Doctor of Public Health
University of Wollongong. School of Health Sciences
Apolloni, Lucia, Bringing about behaviour change: nursing practice and cardiac rehabilitation, Doctor of Public Health thesis, University of Wollongong. School of Health Sciences, University of Wollongong, 2010. http://ro.uow.edu.au/theses/3228
The concern that underpins this research is that the impetus for assimilating behavioural models and frameworks into community nursing work is divorced from an informed understanding of how this work is currently being undertaken and what constitutes its elements. While there is considerable evidence that many nurses deliver behavioural interventions for the prevention and amelioration of disease, the literature provides little and generally superficial detail about the way in which this work is actually carried out.
This qualitative research investigates nurses’ behaviour change practice within the context of community based cardiac rehabilitation. The methods of research were designed to explore multiple dimensions of this area of nursing work; namely the theory that informs it, the practice itself and the factors that serve to facilitate and constrain it.
The sample was drawn from four area health services across New South Wales, Australia. Maximum variation sampling was chosen as the sampling method to enable a view that is wide-ranging and inclusive of varied practices. The twenty-seven participants included both specialist and generalist nurses who were responsible for the delivery of Phase II cardiac rehabilitation services conducted in out patient or community-based settings. The data were obtained from a process of semi-structured interviewing and were subjected to thematic analysis and an exploration of discourse.
The research found that generalist and specialist nurses carry out their behavioural interventions in completely different ways, which rules out any distinct theory or explanation for the way this work is carried out. This diversity of practice is underpinned by nurses’ varied and at times conflicting understandings about what this work entails and how it should be performed. It stems not only from differences in nurses’ knowledge and skills, but also from the organisational context that serves to either facilitate or constrain practice for behaviour change. Indeed, organisational practices, including those instigated by nurses themselves, are instrumental in determining whether certain knowledge and skills for delivering behavioural interventions are gained in the first place, as well as whether nurses are enabled to translate these into practice and develop appropriate skills for this area of work.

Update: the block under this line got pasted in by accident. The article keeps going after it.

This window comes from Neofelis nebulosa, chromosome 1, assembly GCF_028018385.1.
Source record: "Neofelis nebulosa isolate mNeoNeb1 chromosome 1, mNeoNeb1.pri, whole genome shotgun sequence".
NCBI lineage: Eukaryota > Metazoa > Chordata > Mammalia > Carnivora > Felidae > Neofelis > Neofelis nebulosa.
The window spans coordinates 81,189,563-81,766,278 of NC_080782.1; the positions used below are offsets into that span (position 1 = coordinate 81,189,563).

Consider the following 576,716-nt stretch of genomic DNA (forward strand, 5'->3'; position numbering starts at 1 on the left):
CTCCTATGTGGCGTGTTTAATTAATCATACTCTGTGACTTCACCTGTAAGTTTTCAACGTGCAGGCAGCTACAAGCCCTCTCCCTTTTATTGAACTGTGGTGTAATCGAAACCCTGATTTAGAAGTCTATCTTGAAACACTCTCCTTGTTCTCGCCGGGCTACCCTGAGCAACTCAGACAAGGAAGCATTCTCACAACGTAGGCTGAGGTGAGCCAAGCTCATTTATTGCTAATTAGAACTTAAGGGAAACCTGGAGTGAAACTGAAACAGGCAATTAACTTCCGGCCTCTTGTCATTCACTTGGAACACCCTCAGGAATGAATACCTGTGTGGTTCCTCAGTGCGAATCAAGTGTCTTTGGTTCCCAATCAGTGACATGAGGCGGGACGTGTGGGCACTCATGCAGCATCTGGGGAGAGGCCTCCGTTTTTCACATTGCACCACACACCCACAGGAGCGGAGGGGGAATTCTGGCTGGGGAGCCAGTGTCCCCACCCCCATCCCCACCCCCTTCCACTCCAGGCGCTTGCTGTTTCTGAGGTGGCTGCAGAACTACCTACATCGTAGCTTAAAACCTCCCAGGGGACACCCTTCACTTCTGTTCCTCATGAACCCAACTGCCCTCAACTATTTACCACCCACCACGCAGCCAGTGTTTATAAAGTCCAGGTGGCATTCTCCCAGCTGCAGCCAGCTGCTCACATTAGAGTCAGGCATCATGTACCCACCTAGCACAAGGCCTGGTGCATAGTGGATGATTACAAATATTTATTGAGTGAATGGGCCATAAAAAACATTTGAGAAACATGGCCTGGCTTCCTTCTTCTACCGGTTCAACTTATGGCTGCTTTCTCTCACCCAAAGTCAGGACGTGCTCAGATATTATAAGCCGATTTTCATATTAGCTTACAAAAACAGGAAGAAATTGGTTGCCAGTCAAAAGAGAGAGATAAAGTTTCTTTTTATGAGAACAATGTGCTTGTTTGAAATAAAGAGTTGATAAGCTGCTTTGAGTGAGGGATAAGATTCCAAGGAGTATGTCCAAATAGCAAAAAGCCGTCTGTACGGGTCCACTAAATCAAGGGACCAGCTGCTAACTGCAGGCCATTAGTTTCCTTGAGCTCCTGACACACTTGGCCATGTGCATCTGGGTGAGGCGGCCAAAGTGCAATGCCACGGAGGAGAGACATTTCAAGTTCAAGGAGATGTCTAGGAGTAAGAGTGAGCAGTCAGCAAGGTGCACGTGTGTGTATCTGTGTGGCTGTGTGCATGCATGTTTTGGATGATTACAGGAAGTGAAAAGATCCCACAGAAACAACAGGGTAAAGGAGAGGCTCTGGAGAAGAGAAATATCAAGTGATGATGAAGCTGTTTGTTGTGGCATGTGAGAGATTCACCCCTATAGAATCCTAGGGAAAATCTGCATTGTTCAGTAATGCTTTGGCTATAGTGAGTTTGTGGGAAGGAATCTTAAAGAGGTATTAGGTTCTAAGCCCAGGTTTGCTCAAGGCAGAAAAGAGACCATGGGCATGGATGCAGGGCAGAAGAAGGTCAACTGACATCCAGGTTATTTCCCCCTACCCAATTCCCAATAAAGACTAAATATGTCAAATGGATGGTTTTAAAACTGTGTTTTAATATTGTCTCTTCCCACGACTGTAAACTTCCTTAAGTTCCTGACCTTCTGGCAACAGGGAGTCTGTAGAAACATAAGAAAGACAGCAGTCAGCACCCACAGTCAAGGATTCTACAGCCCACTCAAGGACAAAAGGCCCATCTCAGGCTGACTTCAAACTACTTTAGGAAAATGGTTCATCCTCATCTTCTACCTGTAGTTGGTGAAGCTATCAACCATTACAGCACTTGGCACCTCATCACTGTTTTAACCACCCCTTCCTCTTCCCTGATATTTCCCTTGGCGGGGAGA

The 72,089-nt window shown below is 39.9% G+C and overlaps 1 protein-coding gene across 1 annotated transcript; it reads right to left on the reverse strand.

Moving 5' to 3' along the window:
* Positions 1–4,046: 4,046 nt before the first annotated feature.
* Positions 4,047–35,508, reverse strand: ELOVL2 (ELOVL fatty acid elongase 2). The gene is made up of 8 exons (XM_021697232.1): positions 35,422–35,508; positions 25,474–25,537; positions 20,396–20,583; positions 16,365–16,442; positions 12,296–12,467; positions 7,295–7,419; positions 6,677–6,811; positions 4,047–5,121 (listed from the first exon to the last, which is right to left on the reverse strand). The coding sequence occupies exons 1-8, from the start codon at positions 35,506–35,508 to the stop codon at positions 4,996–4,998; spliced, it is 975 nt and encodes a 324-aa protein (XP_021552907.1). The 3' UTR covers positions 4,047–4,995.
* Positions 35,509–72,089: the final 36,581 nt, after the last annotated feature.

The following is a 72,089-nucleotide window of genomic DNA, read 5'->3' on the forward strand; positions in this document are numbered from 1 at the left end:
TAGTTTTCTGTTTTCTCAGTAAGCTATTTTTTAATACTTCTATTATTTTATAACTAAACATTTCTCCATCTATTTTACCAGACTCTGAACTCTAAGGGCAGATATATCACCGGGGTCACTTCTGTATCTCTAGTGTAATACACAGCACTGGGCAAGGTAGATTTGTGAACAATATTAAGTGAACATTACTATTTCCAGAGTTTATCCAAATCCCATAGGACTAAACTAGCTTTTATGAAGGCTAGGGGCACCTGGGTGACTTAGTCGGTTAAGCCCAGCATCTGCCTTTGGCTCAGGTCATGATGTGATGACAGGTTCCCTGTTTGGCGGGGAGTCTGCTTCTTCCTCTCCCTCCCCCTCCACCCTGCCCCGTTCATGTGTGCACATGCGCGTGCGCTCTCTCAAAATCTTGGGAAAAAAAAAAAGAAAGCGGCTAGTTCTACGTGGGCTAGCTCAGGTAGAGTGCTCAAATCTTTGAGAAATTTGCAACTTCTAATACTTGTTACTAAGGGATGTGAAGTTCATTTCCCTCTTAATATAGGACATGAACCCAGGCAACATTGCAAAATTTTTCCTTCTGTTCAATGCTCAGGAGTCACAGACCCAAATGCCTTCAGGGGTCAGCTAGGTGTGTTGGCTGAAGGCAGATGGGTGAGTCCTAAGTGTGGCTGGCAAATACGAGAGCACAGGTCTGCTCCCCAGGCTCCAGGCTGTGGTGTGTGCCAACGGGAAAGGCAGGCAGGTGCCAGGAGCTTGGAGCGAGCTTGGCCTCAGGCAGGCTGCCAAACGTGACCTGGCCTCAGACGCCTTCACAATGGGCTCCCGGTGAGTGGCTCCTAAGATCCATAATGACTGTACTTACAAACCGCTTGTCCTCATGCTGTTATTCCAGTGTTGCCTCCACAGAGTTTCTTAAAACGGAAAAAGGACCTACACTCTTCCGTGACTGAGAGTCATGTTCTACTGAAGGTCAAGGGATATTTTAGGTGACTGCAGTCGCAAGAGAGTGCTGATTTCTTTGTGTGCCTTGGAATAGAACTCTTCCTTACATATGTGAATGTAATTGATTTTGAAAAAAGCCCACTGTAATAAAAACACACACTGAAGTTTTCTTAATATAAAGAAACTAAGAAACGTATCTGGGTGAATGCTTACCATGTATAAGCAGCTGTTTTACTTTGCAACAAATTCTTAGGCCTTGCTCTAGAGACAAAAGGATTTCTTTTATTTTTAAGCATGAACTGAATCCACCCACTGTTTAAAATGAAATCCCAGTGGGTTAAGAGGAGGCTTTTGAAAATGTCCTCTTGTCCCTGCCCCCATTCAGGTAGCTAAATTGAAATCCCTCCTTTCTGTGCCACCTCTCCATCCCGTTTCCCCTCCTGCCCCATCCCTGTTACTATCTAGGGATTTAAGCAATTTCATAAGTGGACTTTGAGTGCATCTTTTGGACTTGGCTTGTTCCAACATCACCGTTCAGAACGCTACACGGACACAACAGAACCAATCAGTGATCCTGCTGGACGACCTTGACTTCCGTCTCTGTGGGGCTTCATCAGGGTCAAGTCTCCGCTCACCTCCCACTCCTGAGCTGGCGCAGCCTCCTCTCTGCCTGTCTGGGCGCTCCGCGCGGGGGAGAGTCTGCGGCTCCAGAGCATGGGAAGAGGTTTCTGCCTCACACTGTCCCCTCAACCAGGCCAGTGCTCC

The findings expose the power relations between the different groups of nurses, which serve to support dominant medical and organisational interests. While the specialist nurses exercised their autonomy to gain new knowledge and develop their expertise, they also employed it to shape and control the work of their generalist colleagues in standardised medically focused ways. Generalist nurses are required to follow clinical pathways or standardised processes whereas the autonomy specialist nurses are accorded in their practice enables innovation and allows the development of expertise in this non-clinical area of nursing work.
An important finding is that behavioural theory plays little part in informing practice. Few generalist nurses demonstrated any knowledge or understanding of behavioural theory. In developing this area of practice, they attempt to mould it into routine patterns of clinically focused practice, which sees the behavioural elements of their work limited to instructional or educative exercises.
Specialist nurses acknowledge that theory grants them an understanding of behaviour change processes yet they adopt an eclectic approach informed by trial and error learning rather than a specific behavioural model or framework. This type of learning isinformed by the nurses’ subjective understanding of individual patients and the way those patients make sense of their reality. It provides nurses with a repertoire of possible strategies, allowing them the flexibility to work with the patterns and nuances that present in practice situations.
The findings have implications for nurse education, which aims to teach how behavioural interventions can be incorporated into everyday nursing work. They also raise issues as to how health care organisations can best facilitate and support knowledge and skill development for this area of practice.